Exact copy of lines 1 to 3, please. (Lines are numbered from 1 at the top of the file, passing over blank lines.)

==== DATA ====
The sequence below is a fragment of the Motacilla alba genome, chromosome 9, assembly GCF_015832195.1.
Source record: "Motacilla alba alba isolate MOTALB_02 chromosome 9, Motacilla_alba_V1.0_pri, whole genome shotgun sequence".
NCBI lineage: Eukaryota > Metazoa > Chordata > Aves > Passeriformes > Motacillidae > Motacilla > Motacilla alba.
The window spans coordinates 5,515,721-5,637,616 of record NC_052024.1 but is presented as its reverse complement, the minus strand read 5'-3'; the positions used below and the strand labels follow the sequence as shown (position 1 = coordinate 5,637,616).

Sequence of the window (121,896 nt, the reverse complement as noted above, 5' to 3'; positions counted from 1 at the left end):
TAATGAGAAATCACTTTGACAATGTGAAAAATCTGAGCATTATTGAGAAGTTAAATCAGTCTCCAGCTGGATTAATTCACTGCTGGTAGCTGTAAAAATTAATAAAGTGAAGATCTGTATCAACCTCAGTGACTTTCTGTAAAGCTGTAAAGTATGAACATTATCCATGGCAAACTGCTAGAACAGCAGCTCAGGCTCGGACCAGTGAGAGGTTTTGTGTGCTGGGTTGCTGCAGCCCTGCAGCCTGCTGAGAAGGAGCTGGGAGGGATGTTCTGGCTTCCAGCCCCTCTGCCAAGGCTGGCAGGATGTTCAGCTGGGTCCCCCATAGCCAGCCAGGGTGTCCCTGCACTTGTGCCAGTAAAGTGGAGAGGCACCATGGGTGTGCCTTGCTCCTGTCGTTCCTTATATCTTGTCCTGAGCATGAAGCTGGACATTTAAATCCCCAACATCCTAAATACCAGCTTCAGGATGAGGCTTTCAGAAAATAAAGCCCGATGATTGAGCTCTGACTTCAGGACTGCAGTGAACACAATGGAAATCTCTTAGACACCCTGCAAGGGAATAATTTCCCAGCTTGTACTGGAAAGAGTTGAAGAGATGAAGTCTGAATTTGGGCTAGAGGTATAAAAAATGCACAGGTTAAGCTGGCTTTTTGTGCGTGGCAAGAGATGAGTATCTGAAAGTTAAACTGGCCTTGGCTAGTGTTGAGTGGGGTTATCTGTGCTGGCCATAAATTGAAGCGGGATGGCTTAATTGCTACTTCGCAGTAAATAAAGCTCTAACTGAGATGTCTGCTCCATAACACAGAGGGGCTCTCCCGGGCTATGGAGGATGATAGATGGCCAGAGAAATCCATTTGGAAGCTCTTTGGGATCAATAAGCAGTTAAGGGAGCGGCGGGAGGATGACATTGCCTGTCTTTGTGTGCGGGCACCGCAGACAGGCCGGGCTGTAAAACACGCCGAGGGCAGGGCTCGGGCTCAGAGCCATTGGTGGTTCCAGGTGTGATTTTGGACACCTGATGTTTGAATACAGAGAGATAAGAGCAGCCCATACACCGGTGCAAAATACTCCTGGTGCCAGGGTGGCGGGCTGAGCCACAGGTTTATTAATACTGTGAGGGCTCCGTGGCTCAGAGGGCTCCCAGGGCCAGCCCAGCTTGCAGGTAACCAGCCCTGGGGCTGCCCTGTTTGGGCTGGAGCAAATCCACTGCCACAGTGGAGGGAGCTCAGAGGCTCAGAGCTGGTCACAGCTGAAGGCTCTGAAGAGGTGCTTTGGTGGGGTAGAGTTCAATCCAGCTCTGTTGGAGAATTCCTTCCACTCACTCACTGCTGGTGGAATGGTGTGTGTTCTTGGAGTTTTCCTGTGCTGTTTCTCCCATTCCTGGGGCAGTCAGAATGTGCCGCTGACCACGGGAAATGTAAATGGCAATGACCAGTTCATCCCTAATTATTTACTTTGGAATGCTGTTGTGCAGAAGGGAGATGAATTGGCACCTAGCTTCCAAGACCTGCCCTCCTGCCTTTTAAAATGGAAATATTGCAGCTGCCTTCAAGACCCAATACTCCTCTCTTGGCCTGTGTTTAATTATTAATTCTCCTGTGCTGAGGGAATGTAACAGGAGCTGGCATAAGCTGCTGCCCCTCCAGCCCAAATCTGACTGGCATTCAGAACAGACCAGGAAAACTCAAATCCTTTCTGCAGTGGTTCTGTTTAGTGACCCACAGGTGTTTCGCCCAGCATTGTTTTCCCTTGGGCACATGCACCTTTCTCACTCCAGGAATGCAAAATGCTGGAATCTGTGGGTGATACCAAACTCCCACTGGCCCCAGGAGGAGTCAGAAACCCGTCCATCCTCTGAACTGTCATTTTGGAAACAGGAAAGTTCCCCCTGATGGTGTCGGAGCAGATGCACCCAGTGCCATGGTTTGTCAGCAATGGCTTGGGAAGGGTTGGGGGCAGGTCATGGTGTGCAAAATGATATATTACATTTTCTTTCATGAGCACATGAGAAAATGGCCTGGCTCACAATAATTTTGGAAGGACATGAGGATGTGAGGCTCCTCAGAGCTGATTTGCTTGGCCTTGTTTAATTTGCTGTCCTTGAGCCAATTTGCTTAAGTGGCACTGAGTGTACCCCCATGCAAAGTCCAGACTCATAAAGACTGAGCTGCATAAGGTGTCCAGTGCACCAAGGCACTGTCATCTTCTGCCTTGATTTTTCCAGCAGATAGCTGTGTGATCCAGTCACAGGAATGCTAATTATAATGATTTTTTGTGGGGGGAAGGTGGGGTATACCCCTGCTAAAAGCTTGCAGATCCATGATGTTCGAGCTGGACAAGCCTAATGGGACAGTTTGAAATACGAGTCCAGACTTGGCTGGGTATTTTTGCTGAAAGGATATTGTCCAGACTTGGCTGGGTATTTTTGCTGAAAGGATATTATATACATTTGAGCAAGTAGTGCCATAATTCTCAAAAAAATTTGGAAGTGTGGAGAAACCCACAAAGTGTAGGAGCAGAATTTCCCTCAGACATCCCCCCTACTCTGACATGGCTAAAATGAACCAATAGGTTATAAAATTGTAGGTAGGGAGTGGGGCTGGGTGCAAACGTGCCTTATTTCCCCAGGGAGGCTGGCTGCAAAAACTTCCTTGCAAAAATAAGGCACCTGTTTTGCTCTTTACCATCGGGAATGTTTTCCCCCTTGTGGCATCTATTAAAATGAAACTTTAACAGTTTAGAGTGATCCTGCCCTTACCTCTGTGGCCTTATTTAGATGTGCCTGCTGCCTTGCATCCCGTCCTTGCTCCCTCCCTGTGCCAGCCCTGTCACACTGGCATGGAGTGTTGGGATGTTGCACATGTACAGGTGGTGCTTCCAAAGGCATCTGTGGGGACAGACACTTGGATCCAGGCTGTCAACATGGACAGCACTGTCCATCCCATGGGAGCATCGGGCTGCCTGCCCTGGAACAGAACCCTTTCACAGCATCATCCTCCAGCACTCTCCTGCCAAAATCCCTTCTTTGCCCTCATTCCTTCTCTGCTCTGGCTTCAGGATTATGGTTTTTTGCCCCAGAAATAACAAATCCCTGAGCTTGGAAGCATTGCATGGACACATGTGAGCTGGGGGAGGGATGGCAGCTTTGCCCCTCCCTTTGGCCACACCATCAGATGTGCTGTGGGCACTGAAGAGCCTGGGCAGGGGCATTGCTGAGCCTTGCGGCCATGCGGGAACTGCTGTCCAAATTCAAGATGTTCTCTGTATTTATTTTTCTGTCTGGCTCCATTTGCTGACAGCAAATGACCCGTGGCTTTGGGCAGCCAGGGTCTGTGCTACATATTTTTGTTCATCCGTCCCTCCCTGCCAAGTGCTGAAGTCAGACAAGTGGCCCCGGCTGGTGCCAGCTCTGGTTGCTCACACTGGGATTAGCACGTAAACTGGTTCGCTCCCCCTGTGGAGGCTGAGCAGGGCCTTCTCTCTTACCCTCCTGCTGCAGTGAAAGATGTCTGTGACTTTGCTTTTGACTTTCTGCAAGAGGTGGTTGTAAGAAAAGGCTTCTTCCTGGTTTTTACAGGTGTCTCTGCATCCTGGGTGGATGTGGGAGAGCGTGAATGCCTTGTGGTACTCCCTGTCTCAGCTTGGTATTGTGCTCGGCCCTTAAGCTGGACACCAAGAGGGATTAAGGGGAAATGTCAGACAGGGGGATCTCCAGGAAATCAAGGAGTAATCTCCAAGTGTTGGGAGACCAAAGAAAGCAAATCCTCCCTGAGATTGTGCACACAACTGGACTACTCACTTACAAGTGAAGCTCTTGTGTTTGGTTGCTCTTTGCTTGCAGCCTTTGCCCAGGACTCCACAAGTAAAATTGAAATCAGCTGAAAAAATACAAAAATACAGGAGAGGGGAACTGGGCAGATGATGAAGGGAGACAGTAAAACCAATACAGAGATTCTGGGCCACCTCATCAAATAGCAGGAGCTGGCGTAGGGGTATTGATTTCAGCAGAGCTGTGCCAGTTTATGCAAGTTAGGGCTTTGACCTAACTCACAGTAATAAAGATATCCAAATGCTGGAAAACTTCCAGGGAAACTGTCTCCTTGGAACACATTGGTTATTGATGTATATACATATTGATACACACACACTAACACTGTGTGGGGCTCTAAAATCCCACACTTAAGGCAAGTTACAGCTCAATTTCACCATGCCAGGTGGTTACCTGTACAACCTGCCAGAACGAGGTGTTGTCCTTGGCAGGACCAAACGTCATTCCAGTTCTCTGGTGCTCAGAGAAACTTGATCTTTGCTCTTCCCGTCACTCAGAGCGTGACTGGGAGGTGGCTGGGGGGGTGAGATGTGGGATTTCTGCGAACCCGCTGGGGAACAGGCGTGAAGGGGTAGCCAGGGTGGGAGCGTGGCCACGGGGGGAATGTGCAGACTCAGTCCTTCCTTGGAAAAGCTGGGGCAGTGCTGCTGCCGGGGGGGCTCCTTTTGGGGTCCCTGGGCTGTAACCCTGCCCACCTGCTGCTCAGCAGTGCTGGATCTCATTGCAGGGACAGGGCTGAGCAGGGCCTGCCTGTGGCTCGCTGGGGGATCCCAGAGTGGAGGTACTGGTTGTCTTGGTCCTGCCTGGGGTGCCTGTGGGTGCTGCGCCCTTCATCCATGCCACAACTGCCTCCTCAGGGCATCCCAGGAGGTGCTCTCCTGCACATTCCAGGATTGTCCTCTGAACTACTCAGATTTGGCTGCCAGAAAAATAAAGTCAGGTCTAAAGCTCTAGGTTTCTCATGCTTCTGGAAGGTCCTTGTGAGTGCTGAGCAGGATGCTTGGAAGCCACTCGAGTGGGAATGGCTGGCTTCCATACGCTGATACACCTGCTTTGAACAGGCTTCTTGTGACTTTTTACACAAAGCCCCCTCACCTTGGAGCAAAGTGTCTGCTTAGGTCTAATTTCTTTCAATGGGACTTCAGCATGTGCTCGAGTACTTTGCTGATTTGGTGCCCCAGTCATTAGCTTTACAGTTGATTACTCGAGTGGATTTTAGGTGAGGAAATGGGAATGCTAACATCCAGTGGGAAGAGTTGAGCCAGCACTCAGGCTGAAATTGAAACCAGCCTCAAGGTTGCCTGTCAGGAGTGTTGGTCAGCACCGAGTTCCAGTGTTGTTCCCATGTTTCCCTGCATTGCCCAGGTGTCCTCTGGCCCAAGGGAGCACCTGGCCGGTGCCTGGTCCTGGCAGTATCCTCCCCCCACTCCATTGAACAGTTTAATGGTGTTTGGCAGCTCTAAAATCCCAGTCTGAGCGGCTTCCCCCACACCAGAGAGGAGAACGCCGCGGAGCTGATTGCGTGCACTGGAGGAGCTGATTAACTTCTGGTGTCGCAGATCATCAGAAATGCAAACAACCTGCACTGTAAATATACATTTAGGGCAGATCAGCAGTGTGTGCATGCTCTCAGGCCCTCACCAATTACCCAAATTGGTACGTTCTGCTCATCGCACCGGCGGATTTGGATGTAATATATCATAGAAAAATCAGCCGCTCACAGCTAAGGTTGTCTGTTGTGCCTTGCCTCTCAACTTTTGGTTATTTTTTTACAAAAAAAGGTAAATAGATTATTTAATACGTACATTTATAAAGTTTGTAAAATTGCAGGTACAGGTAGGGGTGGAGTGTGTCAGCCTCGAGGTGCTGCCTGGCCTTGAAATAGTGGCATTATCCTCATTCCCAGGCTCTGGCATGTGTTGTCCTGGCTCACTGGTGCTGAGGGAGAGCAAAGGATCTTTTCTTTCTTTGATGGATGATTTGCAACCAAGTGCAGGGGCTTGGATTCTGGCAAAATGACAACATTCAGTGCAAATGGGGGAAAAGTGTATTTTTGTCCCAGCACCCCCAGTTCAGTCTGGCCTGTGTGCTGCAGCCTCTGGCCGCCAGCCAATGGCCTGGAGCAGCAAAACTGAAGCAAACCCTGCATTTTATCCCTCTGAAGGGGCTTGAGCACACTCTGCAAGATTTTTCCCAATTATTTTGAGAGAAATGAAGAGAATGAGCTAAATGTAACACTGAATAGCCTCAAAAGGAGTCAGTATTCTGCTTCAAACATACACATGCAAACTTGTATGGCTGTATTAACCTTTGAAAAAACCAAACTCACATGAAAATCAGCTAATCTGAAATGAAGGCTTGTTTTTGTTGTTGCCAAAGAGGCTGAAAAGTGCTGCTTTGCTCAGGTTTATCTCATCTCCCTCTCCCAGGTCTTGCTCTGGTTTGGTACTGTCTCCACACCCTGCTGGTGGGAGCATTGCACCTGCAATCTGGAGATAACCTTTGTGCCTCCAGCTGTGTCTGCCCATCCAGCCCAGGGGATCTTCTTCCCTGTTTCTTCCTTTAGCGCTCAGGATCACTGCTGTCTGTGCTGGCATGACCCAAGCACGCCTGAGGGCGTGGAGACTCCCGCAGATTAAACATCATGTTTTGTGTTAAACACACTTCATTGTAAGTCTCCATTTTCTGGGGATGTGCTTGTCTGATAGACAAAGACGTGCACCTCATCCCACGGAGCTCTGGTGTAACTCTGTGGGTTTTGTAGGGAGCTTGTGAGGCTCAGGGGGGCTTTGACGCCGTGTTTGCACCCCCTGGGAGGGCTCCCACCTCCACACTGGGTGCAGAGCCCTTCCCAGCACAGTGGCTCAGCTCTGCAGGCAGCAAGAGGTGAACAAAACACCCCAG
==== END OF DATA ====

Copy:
The sequence below is a fragment of the Motacilla alba genome, chromosome 9, assembly GCF_015832195.1.
Source record: "Motacilla alba alba isolate MOTALB_02 chromosome 9, Motacilla_alba_V1.0_pri, whole genome shotgun sequence".
NCBI lineage: Eukaryota > Metazoa > Chordata > Aves > Passeriformes > Motacillidae > Motacilla > Motacilla alba.